When people talk about film as product instead of, say, art or entertainment, they’re referring to movies like Maleficent: Mistress of Evil. This misbegotten sequel to 2014’s not-so-hot Maleficent is a torturous exercise in brightly-colored monotony that chokes on repetitive screenwriting, amateurish directing, paycheck performances and digital hardware for a heart. Kids under five (months) might be fooled, but sentient filmgoers know a scam when they see one.
Angelina Jolie is back in the title role with a performance that’s 90% frosty glare. But how in hell is Maleficent the Mistress of Evil? Yes, she still looks fierce with her dark horns, wolf eyes and vinyl fetish wear. But the 2014 live-action origin story took pains to show us how the fang-toothed villainesss from Sleeping Beauty had reformed and grown to love Aurora, the human child she cursed and then raised as her own. Now Aurora has grown into a teen beauty (blandly portrayed by Elle Fanning) who speaks her mind. Aurora is determined to marry her handsome prince, Phillip (Harris Dickinson, the stud from Beach Rats), against the wishes of his vengeful Queen mother (Michelle Pfeiffer). It’s fun — for about a minute — to watch Pfeiffer and Jolie go cheekbone to cheekbone in a contest of death stares. But that plot.
Screenwriter Linda Woolverton brought in two more scribes to jazz up this dull party, but all they do is rip off Frozen and Broadway’s Wicked without capturing a scrap of the fun. How will it delight family audiences to watch the Queen wage genocidal war against Maleficent and the fairies? But chances are they won’t know what’s going on anyway, given the clumsy staging of Norwegian director Joachim Rønning, who co-directed Kon-Tiki and Pirates of the Caribbean: Dead Men Tell No Tales and seems to have left the heavy lifting to production and costume designers. It’s sad to see the great Chiwetel Ejiofor (Twelve Years a Slave) trapped in the thankless role of a “dark fey” — you’re on your own translating that — out to stop the Queen from killing his bat-winged species with a red powder made of iron, the metal that floors fairies like Kryptonite. (Okay!)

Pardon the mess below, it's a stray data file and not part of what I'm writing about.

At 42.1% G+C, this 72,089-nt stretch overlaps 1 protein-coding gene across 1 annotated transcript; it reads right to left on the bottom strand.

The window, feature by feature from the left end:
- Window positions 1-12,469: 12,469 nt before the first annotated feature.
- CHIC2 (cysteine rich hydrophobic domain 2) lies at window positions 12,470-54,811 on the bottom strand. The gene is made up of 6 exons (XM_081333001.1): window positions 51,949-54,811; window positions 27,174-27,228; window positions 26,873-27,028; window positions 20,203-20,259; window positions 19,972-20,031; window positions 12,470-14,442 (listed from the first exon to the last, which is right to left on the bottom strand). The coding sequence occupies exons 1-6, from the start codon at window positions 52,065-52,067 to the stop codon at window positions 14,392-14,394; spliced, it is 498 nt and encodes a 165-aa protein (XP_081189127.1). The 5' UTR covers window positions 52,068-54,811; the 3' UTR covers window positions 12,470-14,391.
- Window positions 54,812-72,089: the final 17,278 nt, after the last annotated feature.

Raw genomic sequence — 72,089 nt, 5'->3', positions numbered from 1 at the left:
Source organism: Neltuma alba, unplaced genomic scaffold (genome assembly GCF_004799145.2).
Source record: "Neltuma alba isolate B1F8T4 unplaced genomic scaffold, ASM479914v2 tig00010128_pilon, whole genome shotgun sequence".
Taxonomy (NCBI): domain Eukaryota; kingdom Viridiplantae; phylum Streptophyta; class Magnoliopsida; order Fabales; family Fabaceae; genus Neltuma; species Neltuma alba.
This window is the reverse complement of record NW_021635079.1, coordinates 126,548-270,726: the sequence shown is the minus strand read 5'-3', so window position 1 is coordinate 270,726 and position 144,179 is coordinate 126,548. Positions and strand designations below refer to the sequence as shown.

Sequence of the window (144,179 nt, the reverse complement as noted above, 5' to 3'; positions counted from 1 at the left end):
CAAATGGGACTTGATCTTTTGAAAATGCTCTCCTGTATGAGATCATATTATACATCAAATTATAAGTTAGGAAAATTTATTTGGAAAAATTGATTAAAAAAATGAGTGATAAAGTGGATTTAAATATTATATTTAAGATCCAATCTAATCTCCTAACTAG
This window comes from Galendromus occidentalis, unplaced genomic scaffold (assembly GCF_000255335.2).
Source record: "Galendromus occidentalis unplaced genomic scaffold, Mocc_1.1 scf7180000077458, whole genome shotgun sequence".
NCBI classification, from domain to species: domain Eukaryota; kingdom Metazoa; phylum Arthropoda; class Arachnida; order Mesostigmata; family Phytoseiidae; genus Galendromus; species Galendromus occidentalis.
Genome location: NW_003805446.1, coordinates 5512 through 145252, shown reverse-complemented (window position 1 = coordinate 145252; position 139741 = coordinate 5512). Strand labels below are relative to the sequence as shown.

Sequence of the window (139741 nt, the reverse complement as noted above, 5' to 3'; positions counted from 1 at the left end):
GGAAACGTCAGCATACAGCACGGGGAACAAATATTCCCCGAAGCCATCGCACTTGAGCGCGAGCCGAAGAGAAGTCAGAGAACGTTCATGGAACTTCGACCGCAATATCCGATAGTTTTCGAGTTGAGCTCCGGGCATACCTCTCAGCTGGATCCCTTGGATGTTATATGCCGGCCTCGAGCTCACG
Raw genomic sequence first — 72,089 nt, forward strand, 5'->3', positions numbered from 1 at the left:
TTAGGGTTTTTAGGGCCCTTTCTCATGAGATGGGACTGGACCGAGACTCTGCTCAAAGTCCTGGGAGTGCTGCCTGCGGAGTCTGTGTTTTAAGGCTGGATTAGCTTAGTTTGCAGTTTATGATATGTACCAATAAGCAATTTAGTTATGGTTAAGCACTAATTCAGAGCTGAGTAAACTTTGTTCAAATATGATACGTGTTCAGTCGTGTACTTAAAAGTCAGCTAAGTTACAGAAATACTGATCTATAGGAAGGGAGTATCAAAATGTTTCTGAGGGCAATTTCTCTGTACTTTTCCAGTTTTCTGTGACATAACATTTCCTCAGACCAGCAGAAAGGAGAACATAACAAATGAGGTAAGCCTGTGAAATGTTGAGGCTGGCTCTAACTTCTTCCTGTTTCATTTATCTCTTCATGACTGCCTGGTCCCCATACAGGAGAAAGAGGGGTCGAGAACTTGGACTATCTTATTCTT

So where’s Maleficent in all this? Unlike cursed audiences, she gets to disappear from time to time, returning for a series of false endings — I counted at least nine — that will bore you so breathless you’ll lose the strength to run for the exits. But there is one part of Maleficent: Mistress of Evil that’s life-affirming: when it’s finally over, you’ll feel like you escaped from being buried alive for two hours.